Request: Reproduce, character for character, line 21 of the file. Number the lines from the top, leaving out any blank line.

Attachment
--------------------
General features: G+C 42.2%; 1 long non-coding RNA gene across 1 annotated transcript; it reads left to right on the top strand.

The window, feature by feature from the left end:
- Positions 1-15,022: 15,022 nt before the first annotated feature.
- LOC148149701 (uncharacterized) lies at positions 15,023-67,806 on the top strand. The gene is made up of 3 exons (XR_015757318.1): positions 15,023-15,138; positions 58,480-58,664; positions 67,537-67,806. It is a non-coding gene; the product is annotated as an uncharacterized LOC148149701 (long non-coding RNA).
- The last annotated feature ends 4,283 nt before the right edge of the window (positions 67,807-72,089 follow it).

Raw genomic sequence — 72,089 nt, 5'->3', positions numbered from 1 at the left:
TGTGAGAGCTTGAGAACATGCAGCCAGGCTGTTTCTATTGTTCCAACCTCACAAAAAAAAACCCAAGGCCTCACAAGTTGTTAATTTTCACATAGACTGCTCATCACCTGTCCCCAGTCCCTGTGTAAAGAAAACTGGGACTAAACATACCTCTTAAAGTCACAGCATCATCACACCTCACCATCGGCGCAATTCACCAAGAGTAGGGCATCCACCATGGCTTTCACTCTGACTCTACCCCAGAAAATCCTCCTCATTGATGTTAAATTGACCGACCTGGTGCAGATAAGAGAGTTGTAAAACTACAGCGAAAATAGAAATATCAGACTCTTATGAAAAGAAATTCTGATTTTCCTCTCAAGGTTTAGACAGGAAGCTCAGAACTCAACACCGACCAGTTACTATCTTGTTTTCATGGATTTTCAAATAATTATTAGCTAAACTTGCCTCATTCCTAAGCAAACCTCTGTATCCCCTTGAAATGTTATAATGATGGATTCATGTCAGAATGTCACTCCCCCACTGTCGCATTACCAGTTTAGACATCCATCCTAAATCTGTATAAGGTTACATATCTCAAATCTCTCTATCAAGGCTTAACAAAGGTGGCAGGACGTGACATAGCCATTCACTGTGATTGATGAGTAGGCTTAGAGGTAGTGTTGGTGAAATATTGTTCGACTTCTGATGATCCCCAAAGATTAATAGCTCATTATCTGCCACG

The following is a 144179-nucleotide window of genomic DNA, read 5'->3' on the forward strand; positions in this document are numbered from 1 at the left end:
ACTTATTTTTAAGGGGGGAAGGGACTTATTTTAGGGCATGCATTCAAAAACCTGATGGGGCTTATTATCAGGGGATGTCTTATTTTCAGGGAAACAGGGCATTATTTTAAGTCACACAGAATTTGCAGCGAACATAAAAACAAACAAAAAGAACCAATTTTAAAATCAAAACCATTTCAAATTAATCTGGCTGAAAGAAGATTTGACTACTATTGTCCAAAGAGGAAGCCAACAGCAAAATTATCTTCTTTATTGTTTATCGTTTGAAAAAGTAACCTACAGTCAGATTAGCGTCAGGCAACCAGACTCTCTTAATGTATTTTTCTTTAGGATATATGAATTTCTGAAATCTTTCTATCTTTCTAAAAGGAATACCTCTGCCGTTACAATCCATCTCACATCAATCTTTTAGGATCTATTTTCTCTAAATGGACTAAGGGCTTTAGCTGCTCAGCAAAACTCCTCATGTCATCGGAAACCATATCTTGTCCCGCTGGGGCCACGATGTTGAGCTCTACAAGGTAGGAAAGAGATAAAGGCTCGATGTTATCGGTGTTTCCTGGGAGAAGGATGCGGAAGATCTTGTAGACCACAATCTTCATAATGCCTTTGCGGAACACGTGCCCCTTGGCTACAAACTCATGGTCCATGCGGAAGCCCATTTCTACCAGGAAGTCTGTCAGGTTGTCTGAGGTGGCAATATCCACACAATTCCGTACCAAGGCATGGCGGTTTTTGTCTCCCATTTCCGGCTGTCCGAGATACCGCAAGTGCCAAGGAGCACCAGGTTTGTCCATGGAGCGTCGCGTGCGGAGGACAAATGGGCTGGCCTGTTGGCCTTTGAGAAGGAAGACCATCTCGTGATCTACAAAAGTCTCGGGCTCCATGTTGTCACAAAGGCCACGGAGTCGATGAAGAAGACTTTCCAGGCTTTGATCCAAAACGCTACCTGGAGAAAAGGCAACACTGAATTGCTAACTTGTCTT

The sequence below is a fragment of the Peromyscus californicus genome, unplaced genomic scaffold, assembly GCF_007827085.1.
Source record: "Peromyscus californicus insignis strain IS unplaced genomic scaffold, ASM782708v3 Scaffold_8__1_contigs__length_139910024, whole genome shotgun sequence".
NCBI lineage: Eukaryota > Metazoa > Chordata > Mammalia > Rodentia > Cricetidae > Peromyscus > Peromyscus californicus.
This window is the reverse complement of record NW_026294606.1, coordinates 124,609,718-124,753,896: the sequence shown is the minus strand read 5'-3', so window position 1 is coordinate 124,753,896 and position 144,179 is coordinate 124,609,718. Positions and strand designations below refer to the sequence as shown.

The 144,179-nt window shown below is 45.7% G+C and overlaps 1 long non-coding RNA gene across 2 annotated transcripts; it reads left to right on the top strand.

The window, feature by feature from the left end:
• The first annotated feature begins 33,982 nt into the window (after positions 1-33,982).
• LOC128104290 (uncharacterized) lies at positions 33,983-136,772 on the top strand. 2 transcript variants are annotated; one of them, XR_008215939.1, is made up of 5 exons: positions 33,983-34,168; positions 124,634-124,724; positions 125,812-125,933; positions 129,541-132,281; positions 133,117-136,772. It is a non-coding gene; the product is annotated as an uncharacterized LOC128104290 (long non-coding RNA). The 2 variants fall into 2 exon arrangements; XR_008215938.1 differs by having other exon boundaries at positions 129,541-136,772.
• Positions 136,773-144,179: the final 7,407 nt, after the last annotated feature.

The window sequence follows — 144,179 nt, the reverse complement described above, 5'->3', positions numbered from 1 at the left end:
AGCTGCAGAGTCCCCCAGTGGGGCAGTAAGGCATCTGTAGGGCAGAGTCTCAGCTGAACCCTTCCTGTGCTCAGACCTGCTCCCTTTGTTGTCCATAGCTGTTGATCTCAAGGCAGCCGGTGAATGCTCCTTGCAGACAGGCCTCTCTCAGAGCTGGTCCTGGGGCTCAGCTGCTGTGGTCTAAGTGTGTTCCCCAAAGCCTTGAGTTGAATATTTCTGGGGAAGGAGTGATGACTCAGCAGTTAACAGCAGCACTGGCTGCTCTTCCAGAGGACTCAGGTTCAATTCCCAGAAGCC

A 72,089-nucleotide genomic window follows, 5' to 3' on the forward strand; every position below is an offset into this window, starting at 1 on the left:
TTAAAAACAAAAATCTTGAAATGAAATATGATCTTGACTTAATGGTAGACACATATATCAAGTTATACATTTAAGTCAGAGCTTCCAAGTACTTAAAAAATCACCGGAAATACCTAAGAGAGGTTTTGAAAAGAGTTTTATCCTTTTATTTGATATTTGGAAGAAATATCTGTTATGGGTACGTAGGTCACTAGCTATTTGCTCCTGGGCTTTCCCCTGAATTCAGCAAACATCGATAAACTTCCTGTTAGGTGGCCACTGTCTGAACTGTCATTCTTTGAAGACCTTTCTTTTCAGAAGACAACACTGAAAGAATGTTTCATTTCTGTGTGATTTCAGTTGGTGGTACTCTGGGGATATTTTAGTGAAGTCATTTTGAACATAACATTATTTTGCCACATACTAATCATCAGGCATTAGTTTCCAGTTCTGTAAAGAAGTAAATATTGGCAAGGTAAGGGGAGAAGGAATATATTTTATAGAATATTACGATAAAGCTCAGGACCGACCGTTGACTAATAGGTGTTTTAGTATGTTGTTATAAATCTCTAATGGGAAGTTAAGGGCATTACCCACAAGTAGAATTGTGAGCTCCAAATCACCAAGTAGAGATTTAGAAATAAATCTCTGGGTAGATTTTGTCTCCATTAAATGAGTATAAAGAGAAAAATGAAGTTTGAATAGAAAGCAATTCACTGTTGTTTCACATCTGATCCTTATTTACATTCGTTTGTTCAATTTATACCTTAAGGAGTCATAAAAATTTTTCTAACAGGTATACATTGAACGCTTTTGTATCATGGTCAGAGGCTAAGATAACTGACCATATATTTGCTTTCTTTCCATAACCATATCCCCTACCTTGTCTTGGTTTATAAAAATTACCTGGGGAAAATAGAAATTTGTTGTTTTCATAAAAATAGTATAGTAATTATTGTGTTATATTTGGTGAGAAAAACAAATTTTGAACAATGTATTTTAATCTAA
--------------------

A 72,089-nucleotide genomic window follows, 5' to 3' on the forward strand; every position below is an offset into this window, starting at 1 on the left: